A Religious Relationship

A Religious Relationship

Some people say, “It’s not a religion, it’s a relationship.”  I am curious why one thinks that these two ideas are mutually exclusive.  A religion is a relationship, a connection between God and man expressed in certain defined doctrines and practices. One would be hard pressed to find anyone within Christianity who would actually say that the empty performance of religious ritual is a good thing. Our worship ought to be a matter of the heart, or in other words a matter of sincerely held belief, and not just vain formalism.

If this is what people mean when they differentiate religion and relationship, they’re right, though I fear that they often mean something else. Often, by “relationship”, people seem to emphasize entirely just one side of that relationship, their own, so that by a “relationship” they really mean an experience, a feeling, a particular emotional ecstasy. Too often it seems that it is the very idea that God has regulated our relationship with Him that people find offensive. Is it the case that we want to be in control of the way that relationship functions, of how and when we experience that relationship?

It is a relationship, but because God is who He is and we are who we are, that relationship must be defined and regulated very carefully, and we are not the ones who do the defining and regulating. So it is a “religious relationship,” a relationship with God which is governed by order and sound doctrine.

Cain’s problem was not that he didn’t want a relationship with God. He wanted one, but he wanted to be in control of it. He wanted to offer God the sacrifice that he chose to offer, rather than the one God had taught him to offer. He wanted to change the terms of the relationship. God responded by rejecting that sacrifice and calling on Cain to repent. Over and over we can see the same pattern being repeated. Every kind of sin that exists basically boils down to this impulse. Even atheists, whether they are willing to admit it or not, are demanding to have a relationship with God on their terms, because they insist on the right to enjoy God’s good creation without submitting to Him. This is the very essence of the sin of idolatry. The practice of idol worship was at its heart a desire to fix and control one’s relationship to the god, controlling my relationship to the god by the things that I myself have made.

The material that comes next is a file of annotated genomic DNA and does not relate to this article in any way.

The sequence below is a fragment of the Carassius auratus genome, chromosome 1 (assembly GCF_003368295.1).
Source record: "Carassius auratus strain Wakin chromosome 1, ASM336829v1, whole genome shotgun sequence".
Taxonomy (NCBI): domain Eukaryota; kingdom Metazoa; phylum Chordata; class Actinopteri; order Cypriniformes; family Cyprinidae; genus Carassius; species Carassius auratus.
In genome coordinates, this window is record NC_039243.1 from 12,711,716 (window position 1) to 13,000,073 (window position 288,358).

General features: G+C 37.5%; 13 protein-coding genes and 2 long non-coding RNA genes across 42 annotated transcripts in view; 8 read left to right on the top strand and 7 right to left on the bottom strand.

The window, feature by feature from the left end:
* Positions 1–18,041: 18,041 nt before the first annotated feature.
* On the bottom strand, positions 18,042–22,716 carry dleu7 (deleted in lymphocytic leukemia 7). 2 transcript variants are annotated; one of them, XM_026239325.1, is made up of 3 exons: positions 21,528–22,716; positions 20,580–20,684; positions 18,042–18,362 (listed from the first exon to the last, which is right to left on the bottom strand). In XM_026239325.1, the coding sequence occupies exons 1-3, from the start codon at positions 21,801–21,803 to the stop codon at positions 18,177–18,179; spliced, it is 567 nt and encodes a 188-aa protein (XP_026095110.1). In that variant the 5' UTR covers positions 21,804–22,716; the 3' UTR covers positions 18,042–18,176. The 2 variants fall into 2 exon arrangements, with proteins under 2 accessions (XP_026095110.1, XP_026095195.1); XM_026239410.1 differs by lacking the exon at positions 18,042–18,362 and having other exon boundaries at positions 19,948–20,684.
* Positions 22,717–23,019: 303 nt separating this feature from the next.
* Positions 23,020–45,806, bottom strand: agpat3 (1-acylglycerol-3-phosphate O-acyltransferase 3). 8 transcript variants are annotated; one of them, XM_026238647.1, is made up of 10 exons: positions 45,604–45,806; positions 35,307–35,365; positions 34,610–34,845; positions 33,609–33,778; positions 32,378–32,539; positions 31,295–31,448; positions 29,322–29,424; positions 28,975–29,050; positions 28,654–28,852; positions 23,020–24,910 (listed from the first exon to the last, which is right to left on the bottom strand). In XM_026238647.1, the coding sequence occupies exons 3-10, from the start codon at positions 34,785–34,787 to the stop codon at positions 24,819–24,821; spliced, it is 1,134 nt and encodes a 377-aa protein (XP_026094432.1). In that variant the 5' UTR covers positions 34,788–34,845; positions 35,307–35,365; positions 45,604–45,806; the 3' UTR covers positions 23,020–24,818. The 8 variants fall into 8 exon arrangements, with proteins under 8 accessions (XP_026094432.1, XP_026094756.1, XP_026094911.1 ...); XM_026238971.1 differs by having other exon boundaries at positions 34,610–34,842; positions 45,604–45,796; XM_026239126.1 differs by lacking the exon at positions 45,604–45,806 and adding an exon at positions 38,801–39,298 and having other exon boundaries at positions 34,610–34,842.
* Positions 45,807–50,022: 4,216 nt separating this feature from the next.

God is sovereign over us and can never be anything but sovereign. We can never be in charge of our relationship with God. So whether or not we will have a relationship with God is not the question. As His creatures, we will always be in relationship with Him. The question is, whether we will submit to His rules for that relationship, or whether we will insist on writing our own. This principle will be reflected in everything we do, and it will be seen in our worship above all else. Is our worship driven by God’s own revealed truth? Or is it driven by our feelings, opinions, and priorities? Do we desire to generate certain kinds of emotional experiences and call that worship, or do we desire to submit ourselves to the God that made us?

We are called to a religious relationship with God, and that relationship will be an extremely blessed one. God has all the treasures in the world, and desires to give them to His people. He will always do so in a way that is true to His own nature, that reflects His sovereignty and rule. In grace, He sovereignly reveals the truth to His people, opens our eyes to the true nature of our religious relationship with Him, so that we can be conformed to the truth of His sovereignty and receive all of His gracious gifts.

This is all revealed in Christ. His life was one of perfect obedience in submission to the will of His Father. His death showed that fellowship with God can only be had in conformity to His law. Since God’s law demanded death for our sin, that price had to be paid, and it was. His call to us is to believe on Him, to be covered by the blood He shed for us, and thus enter into a right and gracious relationship with God which honors both His sovereign justice and His gracious love. This is the heart of what people find so offensive in the cross. It expresses perfectly the truth that our relationship with God can only ever be had on His terms, not on ours, that God will sooner undergo the horrors of death Himself than give up His sovereign right to rule.

It only reveals the desperate condition of sinful man all the more that so many continue to reject this perfect offer of fellowship and continue to insist on writing the rules of our relationship with God ourselves. It would be like the Gauls trying to dictate to Caesar the terms of their surrender after Caesar had utterly crushed them. God holds all the cards here, yet He has approached us in grace and mercy. It is only reasonable then that we give up any attempt to try to dictate to God what our relationship with Him will look like, and humbly and simply look to Him to instruct us in the religious relationship, the sovereignly-ordered worship and life to which He has called us.

Rev. Matt Powell

Christ RCUS, Casper, WY

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